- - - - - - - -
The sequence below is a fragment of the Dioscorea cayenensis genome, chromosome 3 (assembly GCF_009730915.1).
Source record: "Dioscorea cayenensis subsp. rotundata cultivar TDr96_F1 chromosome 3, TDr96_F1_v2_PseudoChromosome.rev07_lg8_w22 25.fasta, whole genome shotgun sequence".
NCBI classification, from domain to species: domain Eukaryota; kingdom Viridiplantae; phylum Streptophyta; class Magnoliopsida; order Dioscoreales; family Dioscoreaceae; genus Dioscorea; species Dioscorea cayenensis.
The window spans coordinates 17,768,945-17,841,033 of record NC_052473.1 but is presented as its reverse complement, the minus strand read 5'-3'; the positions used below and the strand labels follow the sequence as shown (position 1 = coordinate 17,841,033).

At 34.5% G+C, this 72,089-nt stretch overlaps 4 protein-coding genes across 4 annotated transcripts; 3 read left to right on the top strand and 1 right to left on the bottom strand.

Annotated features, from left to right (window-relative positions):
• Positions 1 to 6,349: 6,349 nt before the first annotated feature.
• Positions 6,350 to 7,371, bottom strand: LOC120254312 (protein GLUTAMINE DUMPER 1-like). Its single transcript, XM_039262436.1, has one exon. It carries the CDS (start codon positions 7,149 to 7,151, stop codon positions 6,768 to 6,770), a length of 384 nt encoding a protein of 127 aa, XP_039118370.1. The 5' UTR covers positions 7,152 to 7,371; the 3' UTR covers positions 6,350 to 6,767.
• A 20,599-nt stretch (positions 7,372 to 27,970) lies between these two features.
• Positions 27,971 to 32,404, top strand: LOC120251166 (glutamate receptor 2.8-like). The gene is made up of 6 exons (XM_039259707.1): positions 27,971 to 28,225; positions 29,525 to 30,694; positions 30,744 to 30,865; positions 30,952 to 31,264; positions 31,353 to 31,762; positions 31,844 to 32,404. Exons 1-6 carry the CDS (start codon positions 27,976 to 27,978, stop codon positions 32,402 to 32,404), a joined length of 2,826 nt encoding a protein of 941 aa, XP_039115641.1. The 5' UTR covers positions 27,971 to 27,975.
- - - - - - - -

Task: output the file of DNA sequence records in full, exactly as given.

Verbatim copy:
The sequence below is a fragment of the Dioscorea cayenensis genome, chromosome 3 (assembly GCF_009730915.1).
Source record: "Dioscorea cayenensis subsp. rotundata cultivar TDr96_F1 chromosome 3, TDr96_F1_v2_PseudoChromosome.rev07_lg8_w22 25.fasta, whole genome shotgun sequence".
NCBI classification, from domain to species: domain Eukaryota; kingdom Viridiplantae; phylum Streptophyta; class Magnoliopsida; order Dioscoreales; family Dioscoreaceae; genus Dioscorea; species Dioscorea cayenensis.
The window spans coordinates 17,768,945-17,841,033 of record NC_052473.1 but is presented as its reverse complement, the minus strand read 5'-3'; the positions used below and the strand labels follow the sequence as shown (position 1 = coordinate 17,841,033).

At 34.5% G+C, this 72,089-nt stretch overlaps 4 protein-coding genes across 4 annotated transcripts; 3 read left to right on the top strand and 1 right to left on the bottom strand.

Annotated features, from left to right (window-relative positions):
• Positions 1 to 6,349: 6,349 nt before the first annotated feature.
• Positions 6,350 to 7,371, bottom strand: LOC120254312 (protein GLUTAMINE DUMPER 1-like). Its single transcript, XM_039262436.1, has one exon. It carries the CDS (start codon positions 7,149 to 7,151, stop codon positions 6,768 to 6,770), a length of 384 nt encoding a protein of 127 aa, XP_039118370.1. The 5' UTR covers positions 7,152 to 7,371; the 3' UTR covers positions 6,350 to 6,767.
• A 20,599-nt stretch (positions 7,372 to 27,970) lies between these two features.
• Positions 27,971 to 32,404, top strand: LOC120251166 (glutamate receptor 2.8-like). The gene is made up of 6 exons (XM_039259707.1): positions 27,971 to 28,225; positions 29,525 to 30,694; positions 30,744 to 30,865; positions 30,952 to 31,264; positions 31,353 to 31,762; positions 31,844 to 32,404. Exons 1-6 carry the CDS (start codon positions 27,976 to 27,978, stop codon positions 32,402 to 32,404), a joined length of 2,826 nt encoding a protein of 941 aa, XP_039115641.1. The 5' UTR covers positions 27,971 to 27,975.